Using Turning the Pages to Explore Stained Glass Windows

Stained glass windows are beautiful and striking features of many churches, mosques, libraries and other significant buildings. They are also wonderful feats of skillful artistry and engineering, often depicting important events in religion, history, science and art. Have you ever seen one, admired its beauty, but wondered what was the cultural significance the scene being depicted? They can be hard to explore and examine in detail in situ in their parent building.

University College Cork (UCC) have one such window dedicated to George Boole, one of the fathers of the information age, where he was a professor. UCC approached Armadillo Systems to see if there was a way of making their window into an explorable and explanatory touchscreeen interactive. Turning the Pages technology is ideally suited to this, as it can also be used for flat objects. We added in a custom hotspot highlighting system so each pane of the window could be examined individually, with the app also having associated media relating to George Boole’s impact on modern society, and details on the preservation of the window itself. Watch the below video to see the interactive window application in action.

Museums Association Conference and Exhibition 2017: Microsoft Surface Studio Videos

Thanks to everyone who visited our stand at the Museums Association Conference and Exhibition 2017, it was great catching up with old friends and making some new acquaintances. A big thanks must go to Microsoft for the loan of a brand new Surface Studio, which allowed us to demonstrate the Saint John’s Bible Turning the Pages in 4K UHD, needless to say it looked stunning! We made some short videos at the conference, and also back at the office as we couldn’t resist trying some of our older Turning the Pages books on the Surface Studio to see how they looked, again the superb quality of the screen really gave them a new lease of life.

Museums Association Conference and Exhibition 2017

Armadillo Systems will be attending the Museums Association Conference and Exhibition 2017, on Thursday 16th and Friday 17th November 2017 at the Manchester Central Convention Complex. We are available all day to discuss your digital library needs, and we will have all our products available for demonstration, including the Saint John’s Bible TTP 4K Gallery running on a very snazzy Microsoft Surface Studio. So if you are attending the conference come and see us at stand 74!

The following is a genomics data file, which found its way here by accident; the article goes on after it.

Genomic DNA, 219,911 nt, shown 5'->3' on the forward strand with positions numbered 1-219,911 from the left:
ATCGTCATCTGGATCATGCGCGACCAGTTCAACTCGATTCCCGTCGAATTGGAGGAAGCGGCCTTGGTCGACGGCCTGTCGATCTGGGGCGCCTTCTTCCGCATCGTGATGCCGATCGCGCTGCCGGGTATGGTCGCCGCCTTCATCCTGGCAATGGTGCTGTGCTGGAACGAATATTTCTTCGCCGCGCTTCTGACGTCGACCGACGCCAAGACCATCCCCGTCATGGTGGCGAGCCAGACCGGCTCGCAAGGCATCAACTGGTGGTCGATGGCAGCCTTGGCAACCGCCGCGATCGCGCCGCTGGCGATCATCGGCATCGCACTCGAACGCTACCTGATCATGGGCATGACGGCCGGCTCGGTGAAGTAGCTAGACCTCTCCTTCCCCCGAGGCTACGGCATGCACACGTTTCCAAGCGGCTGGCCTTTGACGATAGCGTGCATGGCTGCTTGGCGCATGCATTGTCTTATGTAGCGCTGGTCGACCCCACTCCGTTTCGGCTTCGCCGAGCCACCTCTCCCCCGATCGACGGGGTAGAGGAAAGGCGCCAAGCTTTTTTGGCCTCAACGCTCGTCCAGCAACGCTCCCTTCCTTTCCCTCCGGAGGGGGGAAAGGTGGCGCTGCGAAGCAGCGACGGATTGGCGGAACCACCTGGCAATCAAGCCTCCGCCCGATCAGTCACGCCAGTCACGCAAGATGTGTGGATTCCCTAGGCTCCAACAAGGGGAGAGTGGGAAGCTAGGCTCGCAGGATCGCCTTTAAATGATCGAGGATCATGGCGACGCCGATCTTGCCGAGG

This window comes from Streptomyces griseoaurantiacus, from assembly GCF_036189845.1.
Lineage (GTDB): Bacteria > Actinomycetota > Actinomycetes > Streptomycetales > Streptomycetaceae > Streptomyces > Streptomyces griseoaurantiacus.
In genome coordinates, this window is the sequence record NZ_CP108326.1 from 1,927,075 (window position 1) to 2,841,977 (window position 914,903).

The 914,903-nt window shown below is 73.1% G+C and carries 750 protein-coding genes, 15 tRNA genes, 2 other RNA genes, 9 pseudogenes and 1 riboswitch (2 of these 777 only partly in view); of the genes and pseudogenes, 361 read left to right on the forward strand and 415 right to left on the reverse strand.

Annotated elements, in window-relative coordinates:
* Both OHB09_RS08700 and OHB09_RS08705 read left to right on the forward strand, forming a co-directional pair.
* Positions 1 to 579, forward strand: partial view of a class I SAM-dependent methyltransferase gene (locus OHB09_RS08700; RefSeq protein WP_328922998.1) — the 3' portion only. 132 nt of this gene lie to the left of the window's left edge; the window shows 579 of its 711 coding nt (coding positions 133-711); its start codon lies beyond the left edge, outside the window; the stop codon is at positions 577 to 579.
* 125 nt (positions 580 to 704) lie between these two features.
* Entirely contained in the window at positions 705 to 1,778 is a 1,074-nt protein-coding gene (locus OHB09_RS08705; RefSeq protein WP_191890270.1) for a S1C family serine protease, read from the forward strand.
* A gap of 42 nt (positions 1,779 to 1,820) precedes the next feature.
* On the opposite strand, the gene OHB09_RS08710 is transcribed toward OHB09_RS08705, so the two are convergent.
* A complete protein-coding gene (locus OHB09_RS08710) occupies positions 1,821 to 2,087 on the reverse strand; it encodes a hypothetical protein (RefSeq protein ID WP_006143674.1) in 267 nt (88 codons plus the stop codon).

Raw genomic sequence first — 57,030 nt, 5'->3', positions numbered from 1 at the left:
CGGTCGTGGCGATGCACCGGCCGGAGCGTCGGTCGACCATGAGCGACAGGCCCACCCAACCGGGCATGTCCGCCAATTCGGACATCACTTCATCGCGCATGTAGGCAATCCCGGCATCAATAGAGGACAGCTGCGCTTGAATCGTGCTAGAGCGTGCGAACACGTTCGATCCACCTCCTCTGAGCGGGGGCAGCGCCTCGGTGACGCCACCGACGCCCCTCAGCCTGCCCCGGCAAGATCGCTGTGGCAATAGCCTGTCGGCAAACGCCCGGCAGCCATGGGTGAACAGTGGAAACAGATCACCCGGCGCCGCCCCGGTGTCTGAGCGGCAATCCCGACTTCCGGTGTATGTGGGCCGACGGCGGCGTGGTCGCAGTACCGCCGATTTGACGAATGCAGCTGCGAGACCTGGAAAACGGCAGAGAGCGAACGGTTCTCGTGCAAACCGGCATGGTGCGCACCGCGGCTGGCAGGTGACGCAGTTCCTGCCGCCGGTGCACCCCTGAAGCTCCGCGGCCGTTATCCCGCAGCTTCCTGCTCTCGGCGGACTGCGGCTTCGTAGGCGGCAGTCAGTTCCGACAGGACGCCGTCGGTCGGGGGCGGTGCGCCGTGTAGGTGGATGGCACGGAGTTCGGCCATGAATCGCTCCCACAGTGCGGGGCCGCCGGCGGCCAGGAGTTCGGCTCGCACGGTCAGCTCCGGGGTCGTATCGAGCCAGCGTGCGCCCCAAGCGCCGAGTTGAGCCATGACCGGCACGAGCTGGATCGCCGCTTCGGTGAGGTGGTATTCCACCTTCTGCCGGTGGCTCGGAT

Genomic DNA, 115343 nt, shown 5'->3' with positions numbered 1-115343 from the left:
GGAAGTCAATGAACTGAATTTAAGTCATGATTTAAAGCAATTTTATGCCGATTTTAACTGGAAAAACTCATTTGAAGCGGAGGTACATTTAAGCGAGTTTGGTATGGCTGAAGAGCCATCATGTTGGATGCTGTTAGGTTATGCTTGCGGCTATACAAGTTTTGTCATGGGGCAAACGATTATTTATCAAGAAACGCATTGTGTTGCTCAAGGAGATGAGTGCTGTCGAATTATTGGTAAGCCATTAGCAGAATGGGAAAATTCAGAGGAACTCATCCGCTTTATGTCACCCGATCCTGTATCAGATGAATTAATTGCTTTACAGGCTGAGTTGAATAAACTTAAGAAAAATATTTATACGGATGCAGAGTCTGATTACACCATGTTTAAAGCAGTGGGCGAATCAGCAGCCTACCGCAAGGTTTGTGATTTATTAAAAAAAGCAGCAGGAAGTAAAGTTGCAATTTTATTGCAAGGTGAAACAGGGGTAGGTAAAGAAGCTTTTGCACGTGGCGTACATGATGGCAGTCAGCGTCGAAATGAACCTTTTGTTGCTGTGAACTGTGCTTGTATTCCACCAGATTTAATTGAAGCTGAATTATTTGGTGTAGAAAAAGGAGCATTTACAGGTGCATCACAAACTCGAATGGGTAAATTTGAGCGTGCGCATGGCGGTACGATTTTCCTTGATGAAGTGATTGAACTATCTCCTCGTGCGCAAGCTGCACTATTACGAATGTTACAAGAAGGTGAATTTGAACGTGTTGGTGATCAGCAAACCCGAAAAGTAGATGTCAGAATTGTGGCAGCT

The Saint John’s Bible Gallery Now Open

The Saint John’s Bible is now publicly on display in a dedicated gallery located on the lower level of Alcuin Library on the Saint John’s University Campus. The gallery has free admission and features 28 original folios showcasing works from all seven volumes of the Bible. There are also other rare books and manuscripts from the Hill Museum & Manuscript Library collections on display to complement the exhibition of the folios. Tools, materials and sketches used in the production of The Saint John’s Bible give an insight in to the processes used to create this colossal work of faith and art, as well as an interactive video player, created by Armadillo, which allows you to meet the team behind the project.

Find out more about our work on The Saint John’s Bible project here.

The Saint John's Bible Gallery, Hill Museum & Manuscript Library, Saint John's University, Minnesota, USA
The Saint John’s Bible Gallery (photo credit Wayne Torborg, 2017, Hill Museum & Manuscript Library, Saint John’s University, Collegeville, Minnesota, USA)
Saint John's Bible Turning the Pages 4K
Saint John’s Bible Turning the Pages 4K (photo credit Wayne Torborg, 2017, Hill Museum & Manuscript Library, Saint John’s University, Collegeville, Minnesota, USA)

Natural History Museum: Herbarium

For the launch of the Natural History Museum’s spectacular new Darwin Centre, Armadillo were delighted to produce a Turning the Pages Gallery version of a Herbarium, taken from the NHM’s archives. As the Darwin Centre is focused on research in to the diversity of life on Earth we, rather fittingly, produced a Turning the Pages in which the pages come to life! Have a look at the video below, or visit the book at the Darwin Centre if you are able, can you spot the living things on each spread?

National Trust: The Sarum Missal

In 1487 William Caxton printed his first two-colour book – the Sarum Missal, a Catholic version of the mass for the Legh family, owners of Lyme Park, Cheshire. It’s an astonishing book, full of detail about the period, and it’s finally been put on display at Lyme Park using Turning the Pages. Happily, it’s back in it’s original home and visitors can now explore the last surviving pre-reformation Catholic missal – virtually.